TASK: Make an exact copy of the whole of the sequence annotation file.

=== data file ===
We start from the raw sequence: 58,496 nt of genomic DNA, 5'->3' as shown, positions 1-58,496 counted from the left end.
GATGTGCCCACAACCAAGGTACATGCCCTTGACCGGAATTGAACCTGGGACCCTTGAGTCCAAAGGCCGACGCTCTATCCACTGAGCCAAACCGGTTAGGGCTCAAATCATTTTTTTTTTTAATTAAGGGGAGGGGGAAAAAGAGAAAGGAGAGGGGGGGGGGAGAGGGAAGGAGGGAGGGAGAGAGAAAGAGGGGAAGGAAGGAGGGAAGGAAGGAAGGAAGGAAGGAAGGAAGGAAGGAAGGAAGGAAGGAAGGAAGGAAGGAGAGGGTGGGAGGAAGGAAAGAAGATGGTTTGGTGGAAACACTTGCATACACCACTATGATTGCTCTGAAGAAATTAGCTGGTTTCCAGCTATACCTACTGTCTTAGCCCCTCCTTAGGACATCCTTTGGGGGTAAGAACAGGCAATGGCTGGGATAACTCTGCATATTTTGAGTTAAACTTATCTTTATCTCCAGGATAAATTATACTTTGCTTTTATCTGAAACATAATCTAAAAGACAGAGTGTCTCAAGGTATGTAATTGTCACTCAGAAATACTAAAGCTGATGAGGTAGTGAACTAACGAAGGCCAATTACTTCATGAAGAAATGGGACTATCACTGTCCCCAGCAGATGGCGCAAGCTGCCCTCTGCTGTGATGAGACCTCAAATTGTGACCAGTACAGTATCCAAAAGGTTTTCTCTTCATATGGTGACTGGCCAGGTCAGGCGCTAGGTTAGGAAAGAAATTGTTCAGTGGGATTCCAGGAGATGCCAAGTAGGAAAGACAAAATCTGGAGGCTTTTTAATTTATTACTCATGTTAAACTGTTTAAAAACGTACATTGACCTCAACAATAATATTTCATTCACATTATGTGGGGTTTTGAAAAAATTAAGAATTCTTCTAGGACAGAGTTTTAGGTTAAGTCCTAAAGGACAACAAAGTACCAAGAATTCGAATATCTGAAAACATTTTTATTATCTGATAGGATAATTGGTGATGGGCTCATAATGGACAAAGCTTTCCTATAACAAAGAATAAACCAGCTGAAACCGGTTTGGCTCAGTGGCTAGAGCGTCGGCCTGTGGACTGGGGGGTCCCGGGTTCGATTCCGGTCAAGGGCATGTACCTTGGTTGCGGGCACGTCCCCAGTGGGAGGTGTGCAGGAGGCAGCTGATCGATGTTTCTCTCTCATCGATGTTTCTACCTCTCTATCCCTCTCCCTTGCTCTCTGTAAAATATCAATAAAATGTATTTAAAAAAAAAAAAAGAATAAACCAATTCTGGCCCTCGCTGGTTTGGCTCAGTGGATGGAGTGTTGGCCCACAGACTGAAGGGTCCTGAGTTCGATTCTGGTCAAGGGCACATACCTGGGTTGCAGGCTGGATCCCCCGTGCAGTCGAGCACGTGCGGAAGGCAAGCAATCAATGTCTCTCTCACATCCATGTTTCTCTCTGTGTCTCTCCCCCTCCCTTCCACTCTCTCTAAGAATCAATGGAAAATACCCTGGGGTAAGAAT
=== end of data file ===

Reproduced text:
We start from the raw sequence: 58,496 nt of genomic DNA, 5'->3' as shown, positions 1-58,496 counted from the left end.
GATGTGCCCACAACCAAGGTACATGCCCTTGACCGGAATTGAACCTGGGACCCTTGAGTCCAAAGGCCGACGCTCTATCCACTGAGCCAAACCGGTTAGGGCTCAAATCATTTTTTTTTTTAATTAAGGGGAGGGGGAAAAAGAGAAAGGAGAGGGGGGGGGGAGAGGGAAGGAGGGAGGGAGAGAGAAAGAGGGGAAGGAAGGAGGGAAGGAAGGAAGGAAGGAAGGAAGGAAGGAAGGAAGGAAGGAAGGAAGGAAGGAAGGAGAGGGTGGGAGGAAGGAAAGAAGATGGTTTGGTGGAAACACTTGCATACACCACTATGATTGCTCTGAAGAAATTAGCTGGTTTCCAGCTATACCTACTGTCTTAGCCCCTCCTTAGGACATCCTTTGGGGGTAAGAACAGGCAATGGCTGGGATAACTCTGCATATTTTGAGTTAAACTTATCTTTATCTCCAGGATAAATTATACTTTGCTTTTATCTGAAACATAATCTAAAAGACAGAGTGTCTCAAGGTATGTAATTGTCACTCAGAAATACTAAAGCTGATGAGGTAGTGAACTAACGAAGGCCAATTACTTCATGAAGAAATGGGACTATCACTGTCCCCAGCAGATGGCGCAAGCTGCCCTCTGCTGTGATGAGACCTCAAATTGTGACCAGTACAGTATCCAAAAGGTTTTCTCTTCATATGGTGACTGGCCAGGTCAGGCGCTAGGTTAGGAAAGAAATTGTTCAGTGGGATTCCAGGAGATGCCAAGTAGGAAAGACAAAATCTGGAGGCTTTTTAATTTATTACTCATGTTAAACTGTTTAAAAACGTACATTGACCTCAACAATAATATTTCATTCACATTATGTGGGGTTTTGAAAAAATTAAGAATTCTTCTAGGACAGAGTTTTAGGTTAAGTCCTAAAGGACAACAAAGTACCAAGAATTCGAATATCTGAAAACATTTTTATTATCTGATAGGATAATTGGTGATGGGCTCATAATGGACAAAGCTTTCCTATAACAAAGAATAAACCAGCTGAAACCGGTTTGGCTCAGTGGCTAGAGCGTCGGCCTGTGGACTGGGGGGTCCCGGGTTCGATTCCGGTCAAGGGCATGTACCTTGGTTGCGGGCACGTCCCCAGTGGGAGGTGTGCAGGAGGCAGCTGATCGATGTTTCTCTCTCATCGATGTTTCTACCTCTCTATCCCTCTCCCTTGCTCTCTGTAAAATATCAATAAAATGTATTTAAAAAAAAAAAAAGAATAAACCAATTCTGGCCCTCGCTGGTTTGGCTCAGTGGATGGAGTGTTGGCCCACAGACTGAAGGGTCCTGAGTTCGATTCTGGTCAAGGGCACATACCTGGGTTGCAGGCTGGATCCCCCGTGCAGTCGAGCACGTGCGGAAGGCAAGCAATCAATGTCTCTCTCACATCCATGTTTCTCTCTGTGTCTCTCCCCCTCCCTTCCACTCTCTCTAAGAATCAATGGAAAATACCCTGGGGTAAGAAT